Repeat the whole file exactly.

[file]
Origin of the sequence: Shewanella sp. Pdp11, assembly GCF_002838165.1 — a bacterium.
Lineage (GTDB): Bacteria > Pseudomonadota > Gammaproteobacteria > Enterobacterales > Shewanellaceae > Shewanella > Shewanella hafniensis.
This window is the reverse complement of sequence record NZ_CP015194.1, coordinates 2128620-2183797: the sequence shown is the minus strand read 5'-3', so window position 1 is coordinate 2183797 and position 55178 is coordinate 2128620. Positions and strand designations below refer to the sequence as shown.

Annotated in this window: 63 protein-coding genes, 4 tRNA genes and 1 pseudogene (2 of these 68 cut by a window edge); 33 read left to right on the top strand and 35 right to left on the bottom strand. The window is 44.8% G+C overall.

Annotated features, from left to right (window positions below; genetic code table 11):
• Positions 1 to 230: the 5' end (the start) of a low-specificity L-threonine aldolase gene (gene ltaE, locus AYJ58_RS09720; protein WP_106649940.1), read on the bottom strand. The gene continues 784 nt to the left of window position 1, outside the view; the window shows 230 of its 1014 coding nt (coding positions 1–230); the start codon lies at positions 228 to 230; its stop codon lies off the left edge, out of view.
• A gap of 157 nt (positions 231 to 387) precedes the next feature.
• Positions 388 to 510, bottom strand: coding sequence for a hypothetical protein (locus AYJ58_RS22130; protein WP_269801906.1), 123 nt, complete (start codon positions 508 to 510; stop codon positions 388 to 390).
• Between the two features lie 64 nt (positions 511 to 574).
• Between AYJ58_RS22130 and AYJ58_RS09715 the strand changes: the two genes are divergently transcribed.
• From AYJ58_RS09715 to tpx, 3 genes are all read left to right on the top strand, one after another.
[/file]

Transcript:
Origin of the sequence: Shewanella sp. Pdp11, assembly GCF_002838165.1 — a bacterium.
Lineage (GTDB): Bacteria > Pseudomonadota > Gammaproteobacteria > Enterobacterales > Shewanellaceae > Shewanella > Shewanella hafniensis.
This window is the reverse complement of sequence record NZ_CP015194.1, coordinates 2128620-2183797: the sequence shown is the minus strand read 5'-3', so window position 1 is coordinate 2183797 and position 55178 is coordinate 2128620. Positions and strand designations below refer to the sequence as shown.

Annotated in this window: 63 protein-coding genes, 4 tRNA genes and 1 pseudogene (2 of these 68 cut by a window edge); 33 read left to right on the top strand and 35 right to left on the bottom strand. The window is 44.8% G+C overall.

Annotated features, from left to right (window positions below; genetic code table 11):
• Positions 1 to 230: the 5' end (the start) of a low-specificity L-threonine aldolase gene (gene ltaE, locus AYJ58_RS09720; protein WP_106649940.1), read on the bottom strand. The gene continues 784 nt to the left of window position 1, outside the view; the window shows 230 of its 1014 coding nt (coding positions 1–230); the start codon lies at positions 228 to 230; its stop codon lies off the left edge, out of view.
• A gap of 157 nt (positions 231 to 387) precedes the next feature.
• Positions 388 to 510, bottom strand: coding sequence for a hypothetical protein (locus AYJ58_RS22130; protein WP_269801906.1), 123 nt, complete (start codon positions 508 to 510; stop codon positions 388 to 390).
• Between the two features lie 64 nt (positions 511 to 574).
• Between AYJ58_RS22130 and AYJ58_RS09715 the strand changes: the two genes are divergently transcribed.
• From AYJ58_RS09715 to tpx, 3 genes are all read left to right on the top strand, one after another.